As I’ve already mentioned, for the top grades, you’ll need to analyse the language of the play you’re looking at. Shakespearean English is hard and a lot of students find this daunting, but you should look out for examples of figurative language (also known as descriptive or literary language) and then try to explain why they are used and also why in that particular place and by that particular character. Along with the usual similes, metaphors and personification, extend your knowledge of descriptive language by memorising the following list that’s guaranteed to impress examiners: 

Pathetic fallacy: This is when we attribute human emotion and behaviours to things that are found in nature. It’s a type of personification (when we attribute human characteristics to something that is not human), and in Shakespeare, it is often found in weather that reflects characters’ internal emotions – for example the stormy weather at the beginning of Macbeth. The weather can in turn also influence character’s behaviours, for example in Act 3, Scene 1 of Romeo and Juliet when Benvolio claims that the hot weather will raise people’s tempers. 

Metre: In Shakespearean plays, noble characters often speak in non-rhyming iambic pentameter (also known as blank verse), with five iambs – the pairing of an unstressed syllable with a stressed one – for each line of speech: e.g. ‘shall I/compare/thee to/a sum/mer’s day’ (stressed syllables are underlined). In Macbeth, the witches speak in trochaic tetrameter – four trochees (a stressed syllable followed by an unstressed one) per line – which gives them their eerie, sing-song style of speech: ‘Double,/double,/toil and/trouble’ (Act 4, Scene 1, l.20-21). The porter, meanwhile, who lets Lennox and Macduff into the castle in Act 2, Scene 3, speaks in prose (speech without a consistent rhythm) to indicate that he is a character of lower social standing.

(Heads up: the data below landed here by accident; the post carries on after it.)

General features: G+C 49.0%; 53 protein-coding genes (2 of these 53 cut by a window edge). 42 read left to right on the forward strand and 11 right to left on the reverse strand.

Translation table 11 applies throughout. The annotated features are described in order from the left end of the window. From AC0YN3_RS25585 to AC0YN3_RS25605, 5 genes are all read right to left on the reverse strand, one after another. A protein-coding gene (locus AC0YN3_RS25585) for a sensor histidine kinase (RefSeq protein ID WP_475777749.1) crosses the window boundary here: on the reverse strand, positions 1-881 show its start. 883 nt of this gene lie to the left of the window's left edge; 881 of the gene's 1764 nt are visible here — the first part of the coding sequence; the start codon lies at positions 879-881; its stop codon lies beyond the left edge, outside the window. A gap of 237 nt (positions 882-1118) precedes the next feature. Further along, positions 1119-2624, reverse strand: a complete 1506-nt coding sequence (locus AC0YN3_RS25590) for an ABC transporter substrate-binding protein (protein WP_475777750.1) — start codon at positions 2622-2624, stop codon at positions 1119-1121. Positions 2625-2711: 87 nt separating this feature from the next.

Couplets: While most of Shakespeare’s plays are non-rhyming, instances of rhyming couplets (where two lines rhyme with each other) are often helpful pointers of where a character is making up their mind or concluding a thought. This often happens at the end of soliloquies, for example Macbeth’s soliloquy at the end of Act 2, Scene 1 where he rhymes ‘knell’ with ‘hell’ to indicate that he has made his decision to murder Duncan. 

Oxymoron: In oxymoron, a type of juxtaposition, directly contrasting or contradictory elements appear together in speech, for example when Romeo speaks of ‘cold fire’ and ‘loving hate’ in Act 1, Scene 1 of Romeo and Juliet

Hyperbole: Pronounced high-PURR-buh-lee, this language device is a firm favourite with a lot of students because it’s so easy to use (just make sure you spell it correctly with the ‘e’ on the end!). Hyperbole basically means huge over-exaggeration. Shakespeare loved hyperbole, and it’s all over his plays. We see it in Hamlet, when Hamlet compares his father to Hyperion, a powerful Titan, and in Act 5, Scene 1 of Macbeth when Lady Macbeth despairs that ‘all the perfumes of Arabia will not sweeten this little hand’ (l. 42-43). 

Once you’ve identified any examples of descriptive language, make sure you learn them so that when the opportunity presents itself in an exam, you’ll have everything you need to make that killer point and score high marks. Good luck!

All line references are taken from the Norton Shakespeare International Student Edition.